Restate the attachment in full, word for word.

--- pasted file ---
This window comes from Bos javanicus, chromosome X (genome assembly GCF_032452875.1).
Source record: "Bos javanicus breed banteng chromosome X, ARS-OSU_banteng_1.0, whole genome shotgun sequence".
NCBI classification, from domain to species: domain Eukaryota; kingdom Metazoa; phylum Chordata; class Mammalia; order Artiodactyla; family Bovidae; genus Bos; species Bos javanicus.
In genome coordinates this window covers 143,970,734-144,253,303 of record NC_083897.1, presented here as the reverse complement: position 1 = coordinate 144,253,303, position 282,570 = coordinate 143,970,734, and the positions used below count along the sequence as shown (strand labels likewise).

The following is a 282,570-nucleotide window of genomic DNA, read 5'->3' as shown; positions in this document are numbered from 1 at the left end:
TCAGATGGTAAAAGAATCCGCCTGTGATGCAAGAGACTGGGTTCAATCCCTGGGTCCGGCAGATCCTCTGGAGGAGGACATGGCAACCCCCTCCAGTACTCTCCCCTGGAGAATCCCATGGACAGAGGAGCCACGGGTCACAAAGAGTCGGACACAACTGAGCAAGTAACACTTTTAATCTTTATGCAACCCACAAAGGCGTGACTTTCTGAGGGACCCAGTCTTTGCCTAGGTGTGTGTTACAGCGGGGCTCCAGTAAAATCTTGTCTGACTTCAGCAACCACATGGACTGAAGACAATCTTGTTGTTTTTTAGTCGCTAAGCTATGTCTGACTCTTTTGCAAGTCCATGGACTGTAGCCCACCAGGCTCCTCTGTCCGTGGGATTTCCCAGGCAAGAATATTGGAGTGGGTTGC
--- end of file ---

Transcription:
This window comes from Bos javanicus, chromosome X (genome assembly GCF_032452875.1).
Source record: "Bos javanicus breed banteng chromosome X, ARS-OSU_banteng_1.0, whole genome shotgun sequence".
NCBI classification, from domain to species: domain Eukaryota; kingdom Metazoa; phylum Chordata; class Mammalia; order Artiodactyla; family Bovidae; genus Bos; species Bos javanicus.
In genome coordinates this window covers 143,970,734-144,253,303 of record NC_083897.1, presented here as the reverse complement: position 1 = coordinate 144,253,303, position 282,570 = coordinate 143,970,734, and the positions used below count along the sequence as shown (strand labels likewise).

The following is a 282,570-nucleotide window of genomic DNA, read 5'->3' as shown; positions in this document are numbered from 1 at the left end:
TCAGATGGTAAAAGAATCCGCCTGTGATGCAAGAGACTGGGTTCAATCCCTGGGTCCGGCAGATCCTCTGGAGGAGGACATGGCAACCCCCTCCAGTACTCTCCCCTGGAGAATCCCATGGACAGAGGAGCCACGGGTCACAAAGAGTCGGACACAACTGAGCAAGTAACACTTTTAATCTTTATGCAACCCACAAAGGCGTGACTTTCTGAGGGACCCAGTCTTTGCCTAGGTGTGTGTTACAGCGGGGCTCCAGTAAAATCTTGTCTGACTTCAGCAACCACATGGACTGAAGACAATCTTGTTGTTTTTTAGTCGCTAAGCTATGTCTGACTCTTTTGCAAGTCCATGGACTGTAGCCCACCAGGCTCCTCTGTCCGTGGGATTTCCCAGGCAAGAATATTGGAGTGGGTTGC